Jesse Pinkman (Aaron Paul) and Walter White (Bryan Cranston) appear in the “Breaking Bad” season five, part two, premiere episode, “Blood Money.” AMC

With only a handful of days to go before “Breaking Bad” airs its final episode on Sunday, everyone wants to know how the show is going to end. Only “Breaking Bad” creator Vince Gilligan is sure of that at this point, but it doesn’t mean that fans don’t have ideas of their own. Across the Internet, fans have been analyzing the episode's title “Felina” (an anagram for “finale,” by the way) for hidden clues buried in the name. They run the gamut from well-thought-out hypotheses to crackpot theories, but they’re all interesting.

Here are three of the most interesting theories on how “Felina” will close out “Breaking Bad,” but even if one of them is right, don’t expect anyone to confirm it until “Felina” finally airs on Sept. 29.

Blood, Meth and Tears

According to some theorists on Reddit, “Felina” would be better spelled out FeLiNa, as a reference to the chemicals iron (Fe), Lithium (Li) and Sodium (Na). These, user brtdud7 speculates, are key ingredients in blood, meth and tears respectively. In this theory, “Felina” may not refer to anything that happens in the episode proper, but instead to three things the show is full of. It makes sense as a thematic link, but it might not hold up in the end.

Blood certainly has a high iron content, and tears are obviously composed of salt water, but lithium isn’t actually a component of methamphetamine. In its pure form (chemical formula C10H15N), methamphetamine is composed solely of carbon (C), hydrogen (H) and nitrogen (N), no lithium involved.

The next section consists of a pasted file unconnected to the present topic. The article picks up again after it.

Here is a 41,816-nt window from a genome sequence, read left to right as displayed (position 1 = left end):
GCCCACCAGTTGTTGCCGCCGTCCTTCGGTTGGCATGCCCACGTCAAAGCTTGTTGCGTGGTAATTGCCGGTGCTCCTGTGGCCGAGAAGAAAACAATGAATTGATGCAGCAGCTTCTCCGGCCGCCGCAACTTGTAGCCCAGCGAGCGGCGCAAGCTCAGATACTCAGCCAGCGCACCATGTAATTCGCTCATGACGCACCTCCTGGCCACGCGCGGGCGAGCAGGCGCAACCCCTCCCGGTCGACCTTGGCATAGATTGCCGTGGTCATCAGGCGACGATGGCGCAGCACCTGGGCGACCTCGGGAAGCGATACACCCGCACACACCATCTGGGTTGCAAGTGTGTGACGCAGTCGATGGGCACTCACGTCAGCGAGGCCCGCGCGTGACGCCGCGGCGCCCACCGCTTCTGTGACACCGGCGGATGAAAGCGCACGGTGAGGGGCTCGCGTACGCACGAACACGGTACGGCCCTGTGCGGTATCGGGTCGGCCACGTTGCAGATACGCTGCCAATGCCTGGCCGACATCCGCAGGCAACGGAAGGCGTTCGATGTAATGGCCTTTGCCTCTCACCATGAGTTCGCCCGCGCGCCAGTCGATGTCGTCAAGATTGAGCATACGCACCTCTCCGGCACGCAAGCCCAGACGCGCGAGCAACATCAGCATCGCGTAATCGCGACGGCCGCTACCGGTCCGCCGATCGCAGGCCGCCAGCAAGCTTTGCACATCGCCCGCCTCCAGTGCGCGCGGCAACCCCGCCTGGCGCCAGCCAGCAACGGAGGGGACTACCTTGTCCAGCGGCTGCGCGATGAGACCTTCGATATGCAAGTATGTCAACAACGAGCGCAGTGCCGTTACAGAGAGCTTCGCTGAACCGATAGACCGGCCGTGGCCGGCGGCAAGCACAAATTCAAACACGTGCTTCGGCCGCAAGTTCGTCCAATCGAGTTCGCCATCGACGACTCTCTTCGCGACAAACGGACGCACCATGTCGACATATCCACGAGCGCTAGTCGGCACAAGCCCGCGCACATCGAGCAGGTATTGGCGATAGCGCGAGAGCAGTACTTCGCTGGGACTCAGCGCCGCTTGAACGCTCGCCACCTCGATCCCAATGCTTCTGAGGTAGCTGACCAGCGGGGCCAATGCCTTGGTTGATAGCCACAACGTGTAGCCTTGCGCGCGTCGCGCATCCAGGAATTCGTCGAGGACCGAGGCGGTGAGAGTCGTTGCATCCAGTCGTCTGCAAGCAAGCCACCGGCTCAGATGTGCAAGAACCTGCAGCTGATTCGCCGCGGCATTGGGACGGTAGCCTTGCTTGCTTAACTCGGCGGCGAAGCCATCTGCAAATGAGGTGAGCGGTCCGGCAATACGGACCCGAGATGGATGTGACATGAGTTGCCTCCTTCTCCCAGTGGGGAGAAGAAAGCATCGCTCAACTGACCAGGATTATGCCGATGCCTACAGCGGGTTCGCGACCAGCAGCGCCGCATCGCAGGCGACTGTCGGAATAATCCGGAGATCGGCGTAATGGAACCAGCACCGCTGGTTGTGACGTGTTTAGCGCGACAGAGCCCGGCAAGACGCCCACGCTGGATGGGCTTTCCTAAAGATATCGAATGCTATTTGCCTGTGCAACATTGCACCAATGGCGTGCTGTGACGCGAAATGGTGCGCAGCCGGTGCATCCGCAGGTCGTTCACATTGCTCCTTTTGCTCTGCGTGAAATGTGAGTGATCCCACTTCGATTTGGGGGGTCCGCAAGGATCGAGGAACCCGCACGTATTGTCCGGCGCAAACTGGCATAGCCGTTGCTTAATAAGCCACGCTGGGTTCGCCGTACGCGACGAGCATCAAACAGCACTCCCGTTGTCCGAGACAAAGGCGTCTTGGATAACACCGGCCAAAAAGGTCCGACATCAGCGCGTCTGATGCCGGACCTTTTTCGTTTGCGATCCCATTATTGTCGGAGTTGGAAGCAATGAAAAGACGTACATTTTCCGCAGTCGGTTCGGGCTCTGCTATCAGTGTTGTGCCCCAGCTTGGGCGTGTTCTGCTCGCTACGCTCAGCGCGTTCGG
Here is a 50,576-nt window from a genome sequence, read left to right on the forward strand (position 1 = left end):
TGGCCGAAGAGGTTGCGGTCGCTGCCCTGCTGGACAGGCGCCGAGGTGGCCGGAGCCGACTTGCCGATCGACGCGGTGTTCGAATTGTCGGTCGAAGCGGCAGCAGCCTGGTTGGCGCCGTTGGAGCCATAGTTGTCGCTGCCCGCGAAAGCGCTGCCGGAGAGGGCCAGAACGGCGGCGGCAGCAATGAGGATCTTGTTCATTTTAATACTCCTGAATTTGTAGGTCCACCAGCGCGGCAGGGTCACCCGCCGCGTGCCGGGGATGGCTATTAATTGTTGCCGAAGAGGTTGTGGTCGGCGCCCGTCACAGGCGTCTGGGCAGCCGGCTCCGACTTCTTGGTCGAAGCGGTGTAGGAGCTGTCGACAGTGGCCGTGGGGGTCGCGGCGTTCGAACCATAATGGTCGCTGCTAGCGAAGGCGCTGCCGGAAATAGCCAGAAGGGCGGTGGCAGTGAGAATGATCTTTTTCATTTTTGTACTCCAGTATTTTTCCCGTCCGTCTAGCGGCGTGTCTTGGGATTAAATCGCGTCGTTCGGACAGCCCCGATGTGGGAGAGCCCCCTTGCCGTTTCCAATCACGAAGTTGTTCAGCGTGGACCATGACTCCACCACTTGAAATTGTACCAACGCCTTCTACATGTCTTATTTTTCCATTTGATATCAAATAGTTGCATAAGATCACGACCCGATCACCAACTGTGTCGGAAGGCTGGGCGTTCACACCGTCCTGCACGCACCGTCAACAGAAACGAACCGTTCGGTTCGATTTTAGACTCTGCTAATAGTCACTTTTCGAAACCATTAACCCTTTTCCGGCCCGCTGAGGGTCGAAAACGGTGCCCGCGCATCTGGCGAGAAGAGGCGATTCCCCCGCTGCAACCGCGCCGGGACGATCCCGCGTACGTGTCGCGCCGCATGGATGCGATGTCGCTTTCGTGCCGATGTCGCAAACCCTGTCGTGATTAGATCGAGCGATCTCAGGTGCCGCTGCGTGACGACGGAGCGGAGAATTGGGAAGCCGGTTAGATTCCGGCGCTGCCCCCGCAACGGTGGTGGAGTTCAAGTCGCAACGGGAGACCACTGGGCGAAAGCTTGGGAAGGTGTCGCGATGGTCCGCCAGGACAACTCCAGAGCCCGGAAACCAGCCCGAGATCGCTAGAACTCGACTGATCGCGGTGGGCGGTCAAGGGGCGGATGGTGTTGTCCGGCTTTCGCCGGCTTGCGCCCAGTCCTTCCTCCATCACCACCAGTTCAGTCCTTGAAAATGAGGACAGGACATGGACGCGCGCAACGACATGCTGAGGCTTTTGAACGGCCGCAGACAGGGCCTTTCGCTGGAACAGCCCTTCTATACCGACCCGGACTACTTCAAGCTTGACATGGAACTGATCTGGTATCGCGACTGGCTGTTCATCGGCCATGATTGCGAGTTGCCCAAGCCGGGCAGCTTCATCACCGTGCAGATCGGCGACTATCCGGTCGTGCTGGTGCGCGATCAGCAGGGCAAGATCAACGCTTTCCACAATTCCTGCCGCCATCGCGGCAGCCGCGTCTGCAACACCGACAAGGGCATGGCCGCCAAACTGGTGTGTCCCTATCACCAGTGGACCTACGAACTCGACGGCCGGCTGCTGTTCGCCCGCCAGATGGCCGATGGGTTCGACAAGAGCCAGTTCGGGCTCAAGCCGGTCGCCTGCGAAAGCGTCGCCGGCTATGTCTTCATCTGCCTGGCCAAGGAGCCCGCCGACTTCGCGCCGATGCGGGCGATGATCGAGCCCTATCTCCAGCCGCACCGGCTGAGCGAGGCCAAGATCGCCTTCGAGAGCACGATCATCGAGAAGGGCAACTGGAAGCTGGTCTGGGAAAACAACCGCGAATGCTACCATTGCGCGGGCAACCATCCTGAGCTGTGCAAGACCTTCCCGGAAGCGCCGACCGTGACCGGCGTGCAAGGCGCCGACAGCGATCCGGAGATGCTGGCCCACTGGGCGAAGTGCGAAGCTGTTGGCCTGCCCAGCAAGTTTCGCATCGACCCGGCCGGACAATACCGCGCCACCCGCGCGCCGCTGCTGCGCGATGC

However, there are multiple ways to synthesize meth from other ingredients, and several involve lithium. The Birch reduction, also called the “Nazi method,” mixes lithium and ammonia to create a reaction. Another, called the “Shake ‘n' Bake” method, involved throwing lithium and several other ingredients into a single pot to create the drug. Both methods are extremely dangerous, as lithium is a highly volatile element.

Unfortunately, there’s a big hole in this theory: Walt never uses a lithium-based synthesis in the show. As another Reddit user points out, Walt uses two methods throughout the show: first the Nagai method involving red phosphorus and later a methylamine P2P reaction resulting in the famous blue meth. Neither one uses lithium at any point, shooting at big hole in this theory.

At one point, Badger suggests using a Shake ‘n' Bake reaction with lithium, but if Walter White listened to Badger, he wouldn’t have gotten very far, would he?

The El Paso Theory

This is an interesting one. According to Previously.TV’s Andi Teran, “Felina” doesn’t refer to any chemical formula, but instead to Marty Robbins’ classic Western ballad, “El Paso.”

In the song, the unnamed cowboy narrator falls in unrequited love with a Mexican girl named Felina in the border town of El Paso, Texas, only to kill one of her suitors out of jealously. The gunslinger flees to “the badlands of New Mexico,” and when he returns to El Paso, he sneaks past a group of lawmen to the bar where Felina would dance. The song ends as Felina puts a bullet in the narrator’s heart, but she kisses him on the cheek one last time before he dies.

So how exactly does this song relate to “Breaking Bad?” According to Teran, Felina symbolizes Walt’s lust for power and control.